Grand development schemes for downtown Atlanta over the years would fill a large book.
Now, Richard Ressler, the brother of Hawks owner Tony Ressler, has plans for a massive "mixed use" project for the railroad gulch that cuts across downtown like an ugly scar.
Long controlled by Norfolk Southern Railroad, the desolate tangle of railroad tracks and concrete below the downtown viaducts was once used for parking by AJC employees, who fearing mugging or worse hurried uphill to the newspaper's Marietta Street pillbox each morning, reversing the frightening walk in the afternoon.
Now Richard Ressler's Los Angeles-based CIM Group, apparently hoping to attract Amazon's second headquarters, wants to invest $1 billion to build 1,000 apartments, 1,500 hotel rooms, 1 million square feet of retail space and 9.35 million square feet of office space at the spot, which lies between two MARTA stations, according to a state filing, as reported Wednesday in The AJC.
Following the standard practice of corporate barons, Ressler undoubtedly will seek state and local money for the plan. His brother has already hit the public trough for redeveloping Philips Arena, the nearby mausoleum for the dismal Hawks and the dubious anchor for the gulch plan.
The newspaper, which fled the area for the suburbs years ago, didn't report whether the railroad has given up its control of the urban waste area. Nor did it point out that Underground Atlanta is being redeveloped along similar lines a few yards away. Perhaps the 20,000 new Amazon workers will want to live in downtown Atlanta, but Midtown, Buckhead, Virginia-Highland and revitalized Beltline communities seem more likely.
Although the office space envisioned by CIM would meet Amazon's needs, I'm skeptical that the Seattle-based online giant would want to place its second headquarters in the gulch. The viaduct blocks a lot of sunlight. The CIM plan is the latest for the area. A few years ago, the rage was a new Amtrak train station, only steps away from the two downtown rail stations torn down years ago.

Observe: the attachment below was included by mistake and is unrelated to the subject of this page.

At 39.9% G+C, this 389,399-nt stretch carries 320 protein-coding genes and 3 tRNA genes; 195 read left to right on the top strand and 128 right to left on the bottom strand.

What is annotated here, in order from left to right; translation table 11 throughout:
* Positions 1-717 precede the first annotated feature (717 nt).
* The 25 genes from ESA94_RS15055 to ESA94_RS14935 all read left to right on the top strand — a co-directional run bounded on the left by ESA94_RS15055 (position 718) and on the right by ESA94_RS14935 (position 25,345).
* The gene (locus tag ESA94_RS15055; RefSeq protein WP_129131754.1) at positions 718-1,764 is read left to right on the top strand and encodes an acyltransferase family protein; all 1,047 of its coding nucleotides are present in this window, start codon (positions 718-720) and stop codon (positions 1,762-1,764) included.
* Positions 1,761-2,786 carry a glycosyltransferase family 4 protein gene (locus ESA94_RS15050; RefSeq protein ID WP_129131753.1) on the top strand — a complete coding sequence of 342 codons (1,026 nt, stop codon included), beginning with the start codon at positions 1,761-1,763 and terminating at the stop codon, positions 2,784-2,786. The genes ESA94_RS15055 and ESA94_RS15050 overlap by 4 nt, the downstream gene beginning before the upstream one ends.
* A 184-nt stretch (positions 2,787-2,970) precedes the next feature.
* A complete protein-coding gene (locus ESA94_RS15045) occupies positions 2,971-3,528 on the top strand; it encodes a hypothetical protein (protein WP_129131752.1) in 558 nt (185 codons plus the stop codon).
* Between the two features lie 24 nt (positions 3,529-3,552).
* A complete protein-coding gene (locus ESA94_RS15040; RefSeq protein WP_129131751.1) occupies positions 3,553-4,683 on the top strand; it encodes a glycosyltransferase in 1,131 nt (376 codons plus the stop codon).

Even if Amazon chooses Atlanta for its HQ2, which is doubtful, other sites around the metro area surely would be more appealing. Downtown is more palatable than it was years ago, with the College Football Hall of Fame, Centennial Olympic Park and the Coca-Cola and civil rights museums, but it still lacks the hip appeal that Amazon seeks.
Why would a company that sells stuff online want to co-exist besides so much traditional retail space? The old brick and mortar retail business appears as much of a doomed model as print newspapers. Without residents in the apartment complex, which would follow those popping up like poisonous mushrooms around the city, the stores would have no customer base.
Why would there be a market for 1,500 hotel rooms in that part of downtown Atlanta? Plans were recently announced for a significant hotel development at Phipps Plaza up in Buckhead. More hotel space is also planned for near the airport, which would be more convenient for fast business meetings for those flying in for the day. Since Atlanta has few attractions for travelers, who do they believe will use all of those hotel rooms? Perhaps one day the hotels will be converted into "affordable housing."
Atlanta is not the convention location it once was. The World Congress Center is no longer competitive for big national conventions, and the Georgia Dome was torn down instead of being converted into convention space. No plans exist to boost downtown's convention facilities. The need for more hotel rooms anywhere in the city is dubious, when teleconferencing is a growing business model.
The Hawks recently renovated Philips Arena with a generous financial boost from outgoing Mayor Kasim Reed, but Tony Ressler's team looks barely equipped to compete with a developmental league opponent. The wrecking of a once good NBA team is an outrage, especially the loss of all-star center and outstanding citizen Al Horford to the Celtics. Outside of transplanted fans of other teams, who wants to go downtown to see the Hawks? Or stay in a hotel there?
Arthur Blank's glowing new Mercedes Benz Stadium is nearby, but the Falcons only play eight home games a year. The Atlanta United soccer team proved more popular than the collapsing Braves, who also decamped to the suburbs, but I doubt there's enough soccer fans to keep 1,500 hotel rooms filled.
CIM called its state filing a "conceptual plan," the AJC said. A delusional pipe dream is more like it.